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    Blood Bank MT I

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  1. ~850 bed hospital here. If it's around shift change, normally the previous shift has a few techs stay to help with the need. Otherwise, you kind of deal with the traumas as they go and with the staff you have. As a safety net, if it's an off-shift, we do have a supervisor on call. We honestly seem to have at least one MTP a week, supplied by a minimum of at least 3(ish) techs.
  2. I agree, and at this point, as long as it isn't being reduced to the nurses it should be okay to absorb onto other existing positions
  3. As far as the specific membrane properties of each bag, I can't name specific biomedical engineering reasons. However, they are all a different size and texture for a reason. Plt bags allow optimal exchange for platelets when they're lying flat on their rotators; it comes down to clumping/aggregation cascade... But I reiterate the above comments and I would look at the manuf. directions
  4. I agree -- you have to make it hard to do the wrong thing (and thus easy to do the right thing). I've heard stories during a nearby terrorist event that coolers of blood were just going out everywhere and anywhere; whoever came down seeking blood got it. Tragedy and mistakes, unfortunately, are what drives policy adjustment. Individually assigned coolers and labels was the fix for that one, and it seems more compact and more difficult to switch pts compared to a shared fridge, but who knows. Chalking dangerous misses to "oh, that's just how humans be" seems problematic There can also be glitches and write-over problems with XM status when the doctors are attempting to assign units to their pts, especially in regards to emergency released units. We have interface problems with HCLL to EPIC -- it's fairly easy to use an UNXM record to then try to EXM.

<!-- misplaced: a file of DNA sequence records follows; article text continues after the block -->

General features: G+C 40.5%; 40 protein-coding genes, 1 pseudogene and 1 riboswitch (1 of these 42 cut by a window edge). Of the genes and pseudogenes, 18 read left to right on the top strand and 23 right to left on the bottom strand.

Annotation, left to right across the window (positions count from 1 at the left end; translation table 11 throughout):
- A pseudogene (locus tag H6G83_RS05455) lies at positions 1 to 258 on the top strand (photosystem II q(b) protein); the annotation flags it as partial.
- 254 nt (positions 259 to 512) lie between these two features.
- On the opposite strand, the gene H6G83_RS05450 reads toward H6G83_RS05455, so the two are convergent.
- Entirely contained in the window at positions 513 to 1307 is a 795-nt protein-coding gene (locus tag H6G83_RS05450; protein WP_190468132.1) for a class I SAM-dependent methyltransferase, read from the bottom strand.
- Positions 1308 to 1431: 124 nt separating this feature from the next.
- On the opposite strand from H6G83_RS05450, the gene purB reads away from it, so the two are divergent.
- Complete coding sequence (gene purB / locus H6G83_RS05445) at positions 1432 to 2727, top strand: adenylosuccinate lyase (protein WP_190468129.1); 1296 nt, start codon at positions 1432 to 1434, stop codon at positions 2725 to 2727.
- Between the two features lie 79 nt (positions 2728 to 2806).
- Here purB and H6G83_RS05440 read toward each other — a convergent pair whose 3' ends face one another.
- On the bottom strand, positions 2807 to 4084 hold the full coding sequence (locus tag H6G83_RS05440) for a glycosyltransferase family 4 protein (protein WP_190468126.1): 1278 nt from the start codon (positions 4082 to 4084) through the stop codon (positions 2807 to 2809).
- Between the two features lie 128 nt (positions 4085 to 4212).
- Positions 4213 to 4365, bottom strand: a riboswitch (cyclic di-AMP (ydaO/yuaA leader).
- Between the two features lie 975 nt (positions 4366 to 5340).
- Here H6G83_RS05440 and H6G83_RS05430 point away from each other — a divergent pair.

5. What's aggravating is when the pt has a historical type and you're waiting for a current sample, but you still have to give type O blood and you start running through your supply because the floor is being slow. Otherwise, what if the sample was WBIT, or some other factor that means the typing could be incorrect? In that sense, if they're asking for emergency released, the pt is still getting type O until that new T/S is completed.
  6. Its written in AABB News, April 2019, Vol. 21 Vol. 4 They definitely are trying to highlight it as an option; not many people are aware it's a thing.
  7. Isn't there only restrictions on the packaging for products? ____ inches of insulation, ____ type of ice pack (whether wet or dry), etc. If the products arrive as following packed guidelines, would you need to check necessarily? Reagents received usually come with those temperature validating color-changing window cards. Interesting how a similar thing doesn't come with blood products...
  8. A quick disadvantage is the need to ABO match, so just from an inventory standpoint, you're going to have to manage the fine balance in stock without wasting products by the end of the expiration date. How long do you keep the WB before storage and preservation becomes more difficult? Towards the end, would you end up separating it into components? Would you just be ordering low titer group Os? Advantage that I've read is that the platelets contained in WB are kind of a "bonus" product compared to just issuing 1:1. Furthermore, one WB containing 3 different types of products essentially reduces donor exposure because the WB is only from one source. Whether that can therefore reduce immunological responses and antibody formation is another question. There was a review published in December of 2018 that outlines some of your bullet points: Massive transfusion of low-titer cold-stored O-positive whole blood in a civilian trauma setting. Transfusion, Epub Dec 27, 2018.